- The number of first year law students is up by more than 9% nationally
- There will be more law graduates competing for jobs in 2024
(Reuters) – If the halls of law school are feeling a bit crowded this fall, it’s not your imagination.
First-year enrollments are on the rise at most campuses following a successful admissions cycle that saw the number of applicants jump nearly 13%. At least 17 law schools have hosted classes of 1Ls a quarter or more more than last year.
The American Bar Association won’t release official enrollment data until December, but more than half of accredited law schools have self-reported their new class numbers as of September 17. Among those schools, the total number of 1L increased by more than 9.% from 2020, according to figures compiled by law school admissions consultant Mike Spivey.
“I think for a lot of schools we really didn’t take into account this unique cycle with the increased number of LSATs that have been administered and the overwhelming response from students excited to start law school.” said Mathiew Le, assistant dean of admissions and financial aid at the University of Texas Law School, who was targeting a new class of 300 and ended up with 419 new students. “For many schools, including ours, our projections really didn’t match up with reality. “
While many programs can accommodate the influx, it is not clear that the legal job market has room for more new Juris doctors, warned Kyle McEntee, executive director of Law School Transparency. He said law schools were at risk of making the same mistakes they made during and after the 2008 recession, when enrollment increased as legal employment opportunities contracted.
“It doesn’t feel like the entry-level job market can handle that much 1L,” McEntee said. “Schools should have continued to decrease enrollment, at least a little. “
Wake Forest University Law School saw the largest percentage increase reported to date, from 88 1L last year to 168 this year, an increase of almost 91%. Executive Admissions Director Branden Nicholson said this marks a return to the norm for Wake Forest, which deliberately reduced the incoming class of 2020 to make up for a historically significant 1L class the year before.
George Mason University’s Antonin Scalia Law School is next with a 74% increase in freshman numbers, followed by the 72% jump in Vermont Law School.
Among the so-called T-14 law schools, Carey Law School at the University of Pennsylvania has a 1L class which is 24% larger than last year, while 1L classes at Duke Law School and University of California Los Angeles School of Law is up 18%. Cornell Law School’s new freshman class is 14% larger.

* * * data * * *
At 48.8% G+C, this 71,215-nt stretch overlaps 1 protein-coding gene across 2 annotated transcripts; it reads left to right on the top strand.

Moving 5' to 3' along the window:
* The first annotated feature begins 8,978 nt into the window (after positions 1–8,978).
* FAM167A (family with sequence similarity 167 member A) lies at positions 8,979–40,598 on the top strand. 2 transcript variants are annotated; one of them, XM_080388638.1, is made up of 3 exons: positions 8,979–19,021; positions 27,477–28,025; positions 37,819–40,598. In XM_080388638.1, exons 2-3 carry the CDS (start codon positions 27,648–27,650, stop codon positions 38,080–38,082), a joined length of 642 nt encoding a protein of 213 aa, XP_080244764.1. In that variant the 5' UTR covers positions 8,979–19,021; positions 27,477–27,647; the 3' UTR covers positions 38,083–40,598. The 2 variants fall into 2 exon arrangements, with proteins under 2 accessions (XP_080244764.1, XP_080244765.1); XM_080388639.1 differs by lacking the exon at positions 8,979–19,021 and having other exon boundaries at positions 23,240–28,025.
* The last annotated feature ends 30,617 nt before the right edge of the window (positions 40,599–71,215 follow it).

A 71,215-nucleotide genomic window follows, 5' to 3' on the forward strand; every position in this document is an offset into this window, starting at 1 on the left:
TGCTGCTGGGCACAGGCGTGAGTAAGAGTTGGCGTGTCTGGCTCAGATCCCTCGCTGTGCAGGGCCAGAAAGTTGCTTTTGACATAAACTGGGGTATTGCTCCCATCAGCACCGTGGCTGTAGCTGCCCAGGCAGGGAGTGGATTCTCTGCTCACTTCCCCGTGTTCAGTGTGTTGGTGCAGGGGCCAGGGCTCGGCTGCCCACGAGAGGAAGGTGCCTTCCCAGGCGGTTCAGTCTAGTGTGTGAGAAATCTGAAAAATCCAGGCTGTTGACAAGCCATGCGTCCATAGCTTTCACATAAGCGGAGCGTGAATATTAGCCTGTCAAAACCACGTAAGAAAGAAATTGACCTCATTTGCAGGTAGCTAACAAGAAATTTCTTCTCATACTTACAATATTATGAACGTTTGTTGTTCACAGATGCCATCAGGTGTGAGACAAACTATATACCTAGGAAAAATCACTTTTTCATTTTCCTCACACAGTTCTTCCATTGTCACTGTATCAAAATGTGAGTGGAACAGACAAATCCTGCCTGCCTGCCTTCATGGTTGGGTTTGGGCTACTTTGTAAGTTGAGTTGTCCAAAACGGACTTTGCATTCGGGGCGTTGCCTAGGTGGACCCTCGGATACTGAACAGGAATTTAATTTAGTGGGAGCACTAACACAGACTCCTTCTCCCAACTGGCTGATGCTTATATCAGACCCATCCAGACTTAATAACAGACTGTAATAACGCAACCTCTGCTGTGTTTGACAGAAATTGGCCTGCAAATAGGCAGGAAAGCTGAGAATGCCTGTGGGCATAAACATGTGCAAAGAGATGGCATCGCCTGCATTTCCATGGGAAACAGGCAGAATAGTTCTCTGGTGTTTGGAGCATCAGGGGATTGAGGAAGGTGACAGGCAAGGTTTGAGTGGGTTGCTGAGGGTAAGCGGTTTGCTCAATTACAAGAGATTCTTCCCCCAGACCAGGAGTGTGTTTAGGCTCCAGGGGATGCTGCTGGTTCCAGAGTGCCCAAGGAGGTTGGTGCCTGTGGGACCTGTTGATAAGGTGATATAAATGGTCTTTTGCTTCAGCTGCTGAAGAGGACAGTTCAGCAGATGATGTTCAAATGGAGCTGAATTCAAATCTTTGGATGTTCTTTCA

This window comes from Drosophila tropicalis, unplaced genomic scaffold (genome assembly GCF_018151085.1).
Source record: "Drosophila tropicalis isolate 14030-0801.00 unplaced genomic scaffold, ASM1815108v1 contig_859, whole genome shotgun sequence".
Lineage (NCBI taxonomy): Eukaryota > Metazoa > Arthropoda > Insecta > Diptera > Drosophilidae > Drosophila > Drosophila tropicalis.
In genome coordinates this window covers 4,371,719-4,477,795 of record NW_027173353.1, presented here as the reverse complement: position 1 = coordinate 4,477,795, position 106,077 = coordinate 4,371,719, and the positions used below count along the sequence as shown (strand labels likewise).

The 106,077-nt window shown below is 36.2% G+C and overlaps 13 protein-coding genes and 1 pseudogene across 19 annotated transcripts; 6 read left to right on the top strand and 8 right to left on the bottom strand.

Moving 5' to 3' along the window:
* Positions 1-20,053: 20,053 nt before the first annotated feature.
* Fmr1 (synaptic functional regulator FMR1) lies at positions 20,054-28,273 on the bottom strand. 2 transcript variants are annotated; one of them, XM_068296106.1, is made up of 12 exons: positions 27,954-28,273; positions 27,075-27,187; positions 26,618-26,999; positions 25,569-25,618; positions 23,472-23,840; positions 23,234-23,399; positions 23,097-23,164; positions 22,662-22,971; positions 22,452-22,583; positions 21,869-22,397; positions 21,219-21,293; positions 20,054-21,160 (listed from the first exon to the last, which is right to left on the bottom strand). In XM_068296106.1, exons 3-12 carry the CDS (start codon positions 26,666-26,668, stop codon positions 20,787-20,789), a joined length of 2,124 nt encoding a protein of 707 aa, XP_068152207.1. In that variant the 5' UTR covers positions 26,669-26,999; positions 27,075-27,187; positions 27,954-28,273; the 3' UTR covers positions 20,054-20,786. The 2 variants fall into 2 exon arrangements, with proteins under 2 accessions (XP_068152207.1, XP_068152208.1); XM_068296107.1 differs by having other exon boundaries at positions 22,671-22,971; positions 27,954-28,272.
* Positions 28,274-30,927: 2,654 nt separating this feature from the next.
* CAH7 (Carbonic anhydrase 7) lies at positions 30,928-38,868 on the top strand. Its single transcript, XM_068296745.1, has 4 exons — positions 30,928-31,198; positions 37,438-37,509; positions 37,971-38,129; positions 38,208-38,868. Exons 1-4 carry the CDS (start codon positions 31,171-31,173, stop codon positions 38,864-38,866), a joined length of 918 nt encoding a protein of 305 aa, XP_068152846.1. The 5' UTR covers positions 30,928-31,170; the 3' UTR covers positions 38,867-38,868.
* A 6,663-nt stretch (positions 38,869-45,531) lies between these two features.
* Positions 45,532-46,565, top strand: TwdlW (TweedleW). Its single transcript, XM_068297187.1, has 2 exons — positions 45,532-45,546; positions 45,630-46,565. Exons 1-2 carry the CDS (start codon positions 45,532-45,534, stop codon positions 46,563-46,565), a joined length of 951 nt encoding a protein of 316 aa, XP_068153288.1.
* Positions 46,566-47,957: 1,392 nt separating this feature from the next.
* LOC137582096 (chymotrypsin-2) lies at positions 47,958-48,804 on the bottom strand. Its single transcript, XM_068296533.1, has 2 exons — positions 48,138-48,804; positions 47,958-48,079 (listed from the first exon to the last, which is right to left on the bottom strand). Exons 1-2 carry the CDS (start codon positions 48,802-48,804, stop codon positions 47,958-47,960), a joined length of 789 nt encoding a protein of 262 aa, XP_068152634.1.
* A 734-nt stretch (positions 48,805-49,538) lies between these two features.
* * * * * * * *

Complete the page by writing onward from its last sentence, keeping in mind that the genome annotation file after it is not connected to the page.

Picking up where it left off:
The University of Texas law school’s 42% increase to date is the largest among the 20 top-ranked schools by US News & World Report. The No.22-ranked University of Notre Dame law school, which came under fire in the spring when it warned admitted students that seat deposits were higher than expected and places would be awarded on a first-pay, first-served basis before filing deadline, ended up with a Class 1L that is 18% larger.
Texas can easily accommodate the larger Class 1L, Le said. New student enrollments have fluctuated between around 300 and over 500 students over the past two decades, he noted. He added two legal writing instructors for this year’s class.
“The most recent class was around 380 students,” Le said. “So the difference between the most recent class and this year’s class is about 40 students. It hasn’t really changed the dynamics of law school, as historically we’ve been able to handle a much larger class size.
Le said many new Texas 1Ls this year had questions about their job prospects. Data from previous years showed that the school’s graduate employment rate remained fairly stable even when there were significantly larger classes, a good sign for this year, he said.
Beyond employment, increased demand for JD this year may have pushed up the 2024 class student bill, McEntee said. With so many applicants, some schools were probably less willing to negotiate scholarship offers or may have withheld some of their available financial aid, he said. This could further exacerbate financial inequalities in legal education. Studies have shown that black and Latino students on average pay more for their law degrees than their white classmates.
“It’s really frustrating, after a decade of working on this topic, to see schools making choices that kick start the cycle of over-enrollment,” McEntee said. “It was all predictable.
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